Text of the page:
Committed: Diving into the X-Statix Omnibus
Last night in my dreams, The Orphan from X-Statix was asked to do an interview. In the way of dreams, I don’t remember what it was about. But I do remember that he didn’t say what he was asked to say, and while Spike Freeman wasn’t happy about it, the team loved it. I woke up gagging to get back to reading my giant comic book.
This is what happens when you pick up the massive tome (there is no other word for it) that is the X-Statix Omnibus. 1200 pages and about 8lbs (I know because I weighed myself with it today when I was trying to read it in the bathroom but it was too heavy, so I put it down on the scales, which promptly told me it weighs nearly 8lbs. Insane.) So yes, too big to read in the bath, too big to read lying down, much too big to carry around to read in cafes…. This book requires an unusual level of commitment, more so than any omnibus I’ve ever bought. HOWEVER, this commitment level is only on a physical level. Luckily this is a comic book which is insanely engaging, so that even when the weight of it balanced on my lap made me get pins and needles, I just switched position and kept reading.
Like a lot of people in creative jobs, I’m happy to sacrifice some holidays to doing work I actually enjoy, but on this Memorial Day I actually got to enjoy the same 3 day weekend off that most other people did! Since I had no plans to go away, I took this unprecedented time off at home to finally start reading my X-Statix Omnibus, which up until now had been a bit intimidating. When I began on Saturday morning I had some social plans as well as a prose novel to read, but I thought that the weekend would give me a good start and the omnibus might be something that I would be reading over the next few months. How wrong I was. I had no idea how engaging the book would actually be, or how ardently I would be squeezing in reading time with it.
I remember when X-Force and then X-Statix was coming out and now I’m kicking myself for ignoring it on the shelves. Two great creators, bringing to life a unique and intense portrait of a media-savvy superhero team. This is a wet dream for me, I love Milligan and Allred’s work (and the other people who worked on the book too; Darwyn Cooke, Paul Pope, Philip Bond, et al.) This is the book that should have got me back into reading superhero comic books but I was too resentful to separate the wheat from the chaff, and despite the wildly inventive covers, I let my resentment blind me to it and nearly missed something incredible. Luckily, with the recent publication of the X-Statix Omnibus I got a second chance to read the entire collection.
Missing X-Statix is a perfect example of how my stubborn attitude hurts only myself. After the Dark Phoenix saga in my beloved Uncanny X-Men, I kept reading for a few years, peripherally noticing all of the offshoot X-comic books popping up, but doing my best to ignore them. At first I leapt on New Mutants, but with the departure of Bill Sienkiewicz’ ground-breaking art, I really began to see just how many X-books there were and even as a child, I began to feel like I was being ripped off. I was a cynical kid and I didn’t like being marketed to (which is probably why I still really like the schlocky-but-wonderful 2001 Josie and the Pussycats movie, which made so much fun of marketing attitudes.) Anyway, my jaded attitude forced me to put my foot down and I missed out on a decade of all sorts of incredibly subversive X-action. Little did I know that X-Statix was embracing exactly this kind of media-savvy bollocks, and would have been perfect for me.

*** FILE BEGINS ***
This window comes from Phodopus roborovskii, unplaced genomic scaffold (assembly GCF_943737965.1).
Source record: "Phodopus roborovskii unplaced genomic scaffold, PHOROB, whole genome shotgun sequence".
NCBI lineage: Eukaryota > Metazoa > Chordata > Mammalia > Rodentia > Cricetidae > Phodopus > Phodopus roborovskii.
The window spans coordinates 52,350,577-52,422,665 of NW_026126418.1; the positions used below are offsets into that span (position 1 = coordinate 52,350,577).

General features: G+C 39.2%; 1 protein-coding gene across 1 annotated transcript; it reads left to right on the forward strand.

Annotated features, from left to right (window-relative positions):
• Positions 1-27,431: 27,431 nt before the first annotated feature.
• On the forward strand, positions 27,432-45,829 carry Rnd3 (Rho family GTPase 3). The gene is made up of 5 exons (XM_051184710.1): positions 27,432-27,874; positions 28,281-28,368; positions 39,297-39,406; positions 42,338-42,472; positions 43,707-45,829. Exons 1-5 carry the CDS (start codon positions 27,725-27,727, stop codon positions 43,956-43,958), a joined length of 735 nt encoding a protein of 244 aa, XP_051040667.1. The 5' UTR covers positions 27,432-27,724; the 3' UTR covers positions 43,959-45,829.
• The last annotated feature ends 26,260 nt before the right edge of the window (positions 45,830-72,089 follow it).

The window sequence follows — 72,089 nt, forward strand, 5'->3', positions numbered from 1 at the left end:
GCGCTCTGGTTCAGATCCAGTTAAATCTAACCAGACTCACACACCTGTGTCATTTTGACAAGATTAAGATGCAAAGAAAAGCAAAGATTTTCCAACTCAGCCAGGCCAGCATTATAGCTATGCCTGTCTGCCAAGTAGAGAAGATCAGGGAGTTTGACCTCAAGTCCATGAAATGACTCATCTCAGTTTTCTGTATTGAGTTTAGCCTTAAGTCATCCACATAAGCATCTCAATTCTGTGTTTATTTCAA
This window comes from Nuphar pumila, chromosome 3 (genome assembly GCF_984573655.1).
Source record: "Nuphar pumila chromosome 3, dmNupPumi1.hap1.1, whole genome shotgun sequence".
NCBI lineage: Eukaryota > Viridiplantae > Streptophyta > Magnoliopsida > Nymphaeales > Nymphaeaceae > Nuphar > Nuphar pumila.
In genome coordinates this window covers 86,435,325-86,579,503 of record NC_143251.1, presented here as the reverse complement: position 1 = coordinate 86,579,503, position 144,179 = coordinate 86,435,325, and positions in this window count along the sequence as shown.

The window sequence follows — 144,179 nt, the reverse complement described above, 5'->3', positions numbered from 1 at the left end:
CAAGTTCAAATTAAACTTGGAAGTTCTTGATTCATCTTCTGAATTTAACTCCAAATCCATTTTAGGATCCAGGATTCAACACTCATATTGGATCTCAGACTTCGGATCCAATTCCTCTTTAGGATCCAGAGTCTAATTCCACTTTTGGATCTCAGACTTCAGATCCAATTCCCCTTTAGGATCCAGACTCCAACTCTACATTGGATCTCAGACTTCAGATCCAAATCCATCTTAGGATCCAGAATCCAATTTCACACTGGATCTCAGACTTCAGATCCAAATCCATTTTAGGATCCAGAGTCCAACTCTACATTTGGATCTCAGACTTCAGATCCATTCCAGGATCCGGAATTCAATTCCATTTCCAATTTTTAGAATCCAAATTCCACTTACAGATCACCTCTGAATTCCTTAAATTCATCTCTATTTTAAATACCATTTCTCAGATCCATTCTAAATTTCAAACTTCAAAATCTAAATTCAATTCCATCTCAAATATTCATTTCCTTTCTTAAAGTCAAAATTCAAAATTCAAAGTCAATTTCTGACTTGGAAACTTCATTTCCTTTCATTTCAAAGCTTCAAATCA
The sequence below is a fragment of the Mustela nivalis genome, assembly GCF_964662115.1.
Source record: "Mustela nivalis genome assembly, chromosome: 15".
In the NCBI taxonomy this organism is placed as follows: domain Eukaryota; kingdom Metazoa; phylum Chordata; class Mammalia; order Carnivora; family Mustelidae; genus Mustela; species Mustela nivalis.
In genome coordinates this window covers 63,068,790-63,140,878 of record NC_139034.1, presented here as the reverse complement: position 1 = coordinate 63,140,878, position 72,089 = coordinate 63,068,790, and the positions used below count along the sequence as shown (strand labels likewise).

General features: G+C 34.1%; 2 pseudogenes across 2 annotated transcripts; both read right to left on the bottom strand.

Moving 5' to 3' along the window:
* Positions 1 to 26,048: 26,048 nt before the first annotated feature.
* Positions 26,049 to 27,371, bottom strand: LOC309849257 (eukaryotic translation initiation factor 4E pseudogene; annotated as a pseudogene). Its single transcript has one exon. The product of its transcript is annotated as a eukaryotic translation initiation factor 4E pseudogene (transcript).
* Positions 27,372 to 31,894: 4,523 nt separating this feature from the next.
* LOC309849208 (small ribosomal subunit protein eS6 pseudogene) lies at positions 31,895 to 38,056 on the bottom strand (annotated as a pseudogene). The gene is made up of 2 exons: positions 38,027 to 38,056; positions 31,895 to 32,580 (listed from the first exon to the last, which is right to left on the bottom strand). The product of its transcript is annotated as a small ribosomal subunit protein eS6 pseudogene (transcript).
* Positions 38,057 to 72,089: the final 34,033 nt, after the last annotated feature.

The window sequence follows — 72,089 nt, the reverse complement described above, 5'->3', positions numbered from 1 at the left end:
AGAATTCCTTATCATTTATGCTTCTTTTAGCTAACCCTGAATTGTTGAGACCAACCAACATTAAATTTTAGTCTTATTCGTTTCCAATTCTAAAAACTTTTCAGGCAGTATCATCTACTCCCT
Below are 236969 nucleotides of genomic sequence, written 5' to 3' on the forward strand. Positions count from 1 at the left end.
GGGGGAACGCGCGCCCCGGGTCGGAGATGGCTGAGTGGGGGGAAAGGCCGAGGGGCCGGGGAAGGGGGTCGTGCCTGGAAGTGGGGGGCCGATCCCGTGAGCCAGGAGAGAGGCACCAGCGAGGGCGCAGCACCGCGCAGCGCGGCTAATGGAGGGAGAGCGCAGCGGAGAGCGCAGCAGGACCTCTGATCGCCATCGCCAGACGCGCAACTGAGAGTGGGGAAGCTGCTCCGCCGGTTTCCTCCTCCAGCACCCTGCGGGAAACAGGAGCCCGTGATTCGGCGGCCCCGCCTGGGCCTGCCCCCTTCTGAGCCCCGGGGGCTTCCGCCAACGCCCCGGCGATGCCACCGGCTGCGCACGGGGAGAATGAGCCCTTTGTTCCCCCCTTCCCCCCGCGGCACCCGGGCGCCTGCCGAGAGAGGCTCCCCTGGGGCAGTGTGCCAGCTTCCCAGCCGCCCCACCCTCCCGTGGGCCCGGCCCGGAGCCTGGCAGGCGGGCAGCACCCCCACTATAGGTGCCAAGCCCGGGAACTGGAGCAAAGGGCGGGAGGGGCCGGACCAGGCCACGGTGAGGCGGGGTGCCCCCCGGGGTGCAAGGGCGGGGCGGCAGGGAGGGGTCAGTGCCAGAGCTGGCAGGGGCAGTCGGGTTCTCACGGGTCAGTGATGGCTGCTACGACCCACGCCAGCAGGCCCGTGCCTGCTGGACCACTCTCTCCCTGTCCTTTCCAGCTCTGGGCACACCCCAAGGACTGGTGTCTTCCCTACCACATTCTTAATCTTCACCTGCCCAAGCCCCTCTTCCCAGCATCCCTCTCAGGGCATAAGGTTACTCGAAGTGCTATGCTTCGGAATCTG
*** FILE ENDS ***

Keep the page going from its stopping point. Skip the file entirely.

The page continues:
From their first appearance, the X-Force team are miserably self-aware, not only of their job as superheroes, but of their image. Breaking the unspoken rules of every big superhero comic book at the time, the ever-changing roster of the X-Force (and later X-Statix) team are painfully involved in their fame. To further break from the norm, they’re distressingly laissez-faire about death, constantly acknowledging that their popularity and power come directly at the expense of their safety. And unlike in other comic books, even the key members of the team can die. Even more interesting; once they die, they stay dead. While the book might look and talk like a wild parody of the superhero world, like the fool in any great play, the jokes they make are the bitter truth. No single character is entirely good or bad, bad guys frequently become good guys (sort of) and change is par for the course for their looks and their choices, just like real people. While this pop art extravaganza might have used the wild language of the ridiculous, these stories are anything but.
Even when the book changes name from X-Force to X-Statix, it is presented in a fantastically meta way. Instead of simply being a title change ignored by the interior, it is a full name change for the team, giving them an opportunity to show once again that they are simply part of the media machine. The cynical “owner” of the team (Spike Freeman) decides that he doesn’t want to pay anyone royalties on the old hame, making space for all sorts of arguments between the team, the owner, the press, and the fans to all fight it out. It speaks volumes about the process Milligan and Allred must have had to deal with as they worked on this monthly comic book. There are clear moments where the pressure of the world is clearly impacting the story, which is a very different thing to be reading in one go, rather than as a monthly book. In some ways, we as readers can have a purer, deeper experience of the book as an omnibus, since this we can enjoy the X-Statix purely for what they are, and not for the furore they must have made at the time. After reading it, reading about it has been a very different story, and I’m grateful that I was able to experience the book in this way, and fall in love with these characters for their own sake.